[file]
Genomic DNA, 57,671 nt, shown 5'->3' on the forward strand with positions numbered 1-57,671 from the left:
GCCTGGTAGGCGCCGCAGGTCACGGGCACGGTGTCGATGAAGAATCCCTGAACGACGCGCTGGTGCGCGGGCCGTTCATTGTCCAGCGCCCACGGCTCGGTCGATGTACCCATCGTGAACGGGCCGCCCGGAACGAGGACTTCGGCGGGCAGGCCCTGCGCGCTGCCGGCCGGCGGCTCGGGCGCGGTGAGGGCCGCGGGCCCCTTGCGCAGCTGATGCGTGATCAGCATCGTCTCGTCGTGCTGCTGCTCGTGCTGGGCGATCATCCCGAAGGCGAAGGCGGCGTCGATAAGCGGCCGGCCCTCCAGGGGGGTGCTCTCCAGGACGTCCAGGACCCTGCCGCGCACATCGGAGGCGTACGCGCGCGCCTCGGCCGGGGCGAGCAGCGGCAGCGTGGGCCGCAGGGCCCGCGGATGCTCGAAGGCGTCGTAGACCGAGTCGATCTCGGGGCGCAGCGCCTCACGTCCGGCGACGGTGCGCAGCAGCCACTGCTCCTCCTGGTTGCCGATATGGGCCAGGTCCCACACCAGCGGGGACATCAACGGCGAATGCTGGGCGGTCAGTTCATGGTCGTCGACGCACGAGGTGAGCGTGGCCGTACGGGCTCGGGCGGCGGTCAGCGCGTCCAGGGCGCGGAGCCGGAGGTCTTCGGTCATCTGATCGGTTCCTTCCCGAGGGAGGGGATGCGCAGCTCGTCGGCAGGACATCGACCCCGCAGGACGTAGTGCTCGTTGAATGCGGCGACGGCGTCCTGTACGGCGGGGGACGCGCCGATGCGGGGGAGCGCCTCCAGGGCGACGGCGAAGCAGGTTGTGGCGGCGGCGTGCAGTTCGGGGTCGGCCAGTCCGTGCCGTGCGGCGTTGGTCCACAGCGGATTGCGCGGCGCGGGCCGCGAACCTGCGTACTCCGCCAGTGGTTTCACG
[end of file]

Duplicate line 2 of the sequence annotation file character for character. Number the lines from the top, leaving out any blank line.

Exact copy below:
GCCTGGTAGGCGCCGCAGGTCACGGGCACGGTGTCGATGAAGAATCCCTGAACGACGCGCTGGTGCGCGGGCCGTTCATTGTCCAGCGCCCACGGCTCGGTCGATGTACCCATCGTGAACGGGCCGCCCGGAACGAGGACTTCGGCGGGCAGGCCCTGCGCGCTGCCGGCCGGCGGCTCGGGCGCGGTGAGGGCCGCGGGCCCCTTGCGCAGCTGATGCGTGATCAGCATCGTCTCGTCGTGCTGCTGCTCGTGCTGGGCGATCATCCCGAAGGCGAAGGCGGCGTCGATAAGCGGCCGGCCCTCCAGGGGGGTGCTCTCCAGGACGTCCAGGACCCTGCCGCGCACATCGGAGGCGTACGCGCGCGCCTCGGCCGGGGCGAGCAGCGGCAGCGTGGGCCGCAGGGCCCGCGGATGCTCGAAGGCGTCGTAGACCGAGTCGATCTCGGGGCGCAGCGCCTCACGTCCGGCGACGGTGCGCAGCAGCCACTGCTCCTCCTGGTTGCCGATATGGGCCAGGTCCCACACCAGCGGGGACATCAACGGCGAATGCTGGGCGGTCAGTTCATGGTCGTCGACGCACGAGGTGAGCGTGGCCGTACGGGCTCGGGCGGCGGTCAGCGCGTCCAGGGCGCGGAGCCGGAGGTCTTCGGTCATCTGATCGGTTCCTTCCCGAGGGAGGGGATGCGCAGCTCGTCGGCAGGACATCGACCCCGCAGGACGTAGTGCTCGTTGAATGCGGCGACGGCGTCCTGTACGGCGGGGGACGCGCCGATGCGGGGGAGCGCCTCCAGGGCGACGGCGAAGCAGGTTGTGGCGGCGGCGTGCAGTTCGGGGTCGGCCAGTCCGTGCCGTGCGGCGTTGGTCCACAGCGGATTGCGCGGCGCGGGCCGCGAACCTGCGTACTCCGCCAGTGGTTTCACG